Saturday 13th November 2010
We have had some ‘interesting’ weather again this week. You’d think we might be used to it, what with living in the UK at 54 degrees North, but we’re not. The Centre was flooded out again on Monday the 8th of November, just as badly as it had been the previous Thursday. Since then, we have had gale force winds. I’m happy to say we got off lightly. Just a few torn off bits of felt, and a corner of plastic sheeting. I was walking round the Centre, listening for the telltale ‘clunk’ of loose sheeting flapping in the wind, while I was down in the Breeding Ground, lo and behold, I heard a clunk coming from BG 17, home to ‘Bruce’ and ‘Nyalla’, one of our breeding pairs of Mackinder’s Eagle Owls. This is one of the aviaries which had metal sheeting attached to the roof, so it is with a degree of trepidation that I approached the aviary, wondering what the damage was going to be. I heard another ‘clunk’, and saw Bruce fly away from the shelter, and land on the feed table, from where he proceeded to look up at the shelter with eyes like saucers. I wondered what damage there could possibly be. Looking up I couldn’t see anything wrong until some movement caught my eye, something that didn’t go un noticed by Nyalla, who promptly scarpered to the furthest end of the aviary, from where, she too looked like she’d seen a ghost. Getting closer, the clunking continued, then the reason became apparent. On the nest shelf, bold as brass, was a grey squirrel foraging through the substrate, evidently not concerned by the fact that it was being watched by two ‘super’ predators. It saw me coming, and hopped onto the perch immediately next to Nyalla, ignoring her noisy protests, from where it shot me a baleful stare, before slipping through the chainlink mesh and disappearing over the garden wall.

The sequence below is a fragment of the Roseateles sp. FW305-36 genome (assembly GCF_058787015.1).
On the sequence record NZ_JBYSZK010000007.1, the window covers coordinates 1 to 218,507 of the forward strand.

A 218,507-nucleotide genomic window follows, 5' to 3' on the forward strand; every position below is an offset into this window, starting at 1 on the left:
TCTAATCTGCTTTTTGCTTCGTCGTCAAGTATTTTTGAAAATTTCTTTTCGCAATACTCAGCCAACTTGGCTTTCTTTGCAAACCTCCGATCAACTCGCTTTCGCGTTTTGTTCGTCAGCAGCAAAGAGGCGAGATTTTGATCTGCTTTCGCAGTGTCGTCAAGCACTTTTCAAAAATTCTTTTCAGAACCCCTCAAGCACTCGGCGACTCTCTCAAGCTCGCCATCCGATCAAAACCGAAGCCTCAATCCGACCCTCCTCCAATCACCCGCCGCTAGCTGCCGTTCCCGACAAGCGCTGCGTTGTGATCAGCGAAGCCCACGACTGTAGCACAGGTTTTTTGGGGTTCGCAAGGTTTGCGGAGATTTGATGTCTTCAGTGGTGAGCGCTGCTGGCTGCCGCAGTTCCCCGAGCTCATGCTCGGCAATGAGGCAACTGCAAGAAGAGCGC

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The World Owl Trust is a member of the British and Irish Association of Zoos and Aquariums (BIAZA) and the European Association of Zoos and Aquariums (EAZA). The Trust relies on a dedicated membership, visitors, donations and legacies.